Arctic Bluff Retreat and Inundation of an Ecologically Sensitive Barrier Island System due to a Changing Global Climate
As part of a larger National Shoreline Assessment Project, the USGS is currently collecting and analyzing regional data to describe coastal erosion trends along Alaska's North Slope. A focused study is being conducted along the shoreline of the Chukchi Sea in the vicinity of Wainwright, Alaska. The work aims to assess the potential for changing bluff erosion rates and inundation of barrier islands due to climate change. A major goal of the work is to improve upon the understanding of the nearshore processes and how they may change in response to climate change; this will be done through collection and analyses of field data and development of an analytical and/or numerical model to simulate nearshore processes under the influence of hypothetical climate change scenarios. To support this effort, a suite of field data is being collected August through September 2009. Field data will be collected on land from the bluff edge out to 15 m water depth, and will include bathymetry, tides, waves, currents, water quality parameters, sediment grain size, and bluff geometry, and material strength properties.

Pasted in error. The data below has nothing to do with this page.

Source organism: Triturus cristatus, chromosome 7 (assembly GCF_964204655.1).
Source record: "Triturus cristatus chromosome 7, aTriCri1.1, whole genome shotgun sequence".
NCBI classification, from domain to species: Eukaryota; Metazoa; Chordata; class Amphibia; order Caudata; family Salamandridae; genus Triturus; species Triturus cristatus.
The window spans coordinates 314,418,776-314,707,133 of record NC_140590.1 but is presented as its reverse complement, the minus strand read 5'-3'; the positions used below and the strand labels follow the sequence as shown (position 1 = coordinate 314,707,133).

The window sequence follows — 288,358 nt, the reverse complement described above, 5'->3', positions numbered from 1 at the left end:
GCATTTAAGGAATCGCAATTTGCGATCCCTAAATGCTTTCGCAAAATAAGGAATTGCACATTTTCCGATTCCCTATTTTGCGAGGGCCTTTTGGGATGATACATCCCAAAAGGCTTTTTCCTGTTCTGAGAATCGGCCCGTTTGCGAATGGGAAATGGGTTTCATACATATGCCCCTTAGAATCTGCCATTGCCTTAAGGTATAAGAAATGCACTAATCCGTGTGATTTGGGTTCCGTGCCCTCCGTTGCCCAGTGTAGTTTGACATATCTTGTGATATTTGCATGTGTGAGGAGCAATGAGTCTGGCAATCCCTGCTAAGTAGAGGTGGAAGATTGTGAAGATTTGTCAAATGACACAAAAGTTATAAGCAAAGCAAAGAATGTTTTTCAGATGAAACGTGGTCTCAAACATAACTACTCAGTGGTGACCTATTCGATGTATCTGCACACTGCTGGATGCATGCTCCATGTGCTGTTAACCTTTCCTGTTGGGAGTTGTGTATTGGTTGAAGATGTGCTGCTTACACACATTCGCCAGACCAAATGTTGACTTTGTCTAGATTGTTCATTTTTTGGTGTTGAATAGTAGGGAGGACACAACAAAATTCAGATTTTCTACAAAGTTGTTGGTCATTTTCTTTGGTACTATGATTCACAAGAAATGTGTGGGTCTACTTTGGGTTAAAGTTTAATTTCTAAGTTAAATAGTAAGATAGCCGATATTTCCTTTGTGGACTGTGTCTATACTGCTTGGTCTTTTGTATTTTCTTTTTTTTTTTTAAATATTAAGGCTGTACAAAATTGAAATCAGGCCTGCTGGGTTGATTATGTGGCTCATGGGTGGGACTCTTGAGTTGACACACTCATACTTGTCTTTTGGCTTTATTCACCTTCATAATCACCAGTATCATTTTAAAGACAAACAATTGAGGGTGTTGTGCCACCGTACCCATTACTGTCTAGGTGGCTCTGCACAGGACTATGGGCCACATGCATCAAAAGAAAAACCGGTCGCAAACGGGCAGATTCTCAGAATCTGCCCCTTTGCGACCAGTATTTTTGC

Recent work to the east of Point Barrow has shown differing rates of bluff recession, and that the rates appear to be increasing. Bluff recession is also prevalent to the west of Point Barrow, but current knowledge suggests that the rates are not as high. Hypothesis have been put forward as to the underlying reason for the variation in the recession rates, but detailed knowledge of the forcing and resisting mechanisms has not been investigated closely. Furthermore, possible changes of these rates as a result of increasing temperatures is poorly understood.
Data and Resources
Website :: Project Description
Website :: Project Link
Status was changed to Complete
End date type was changed to 2014-12-31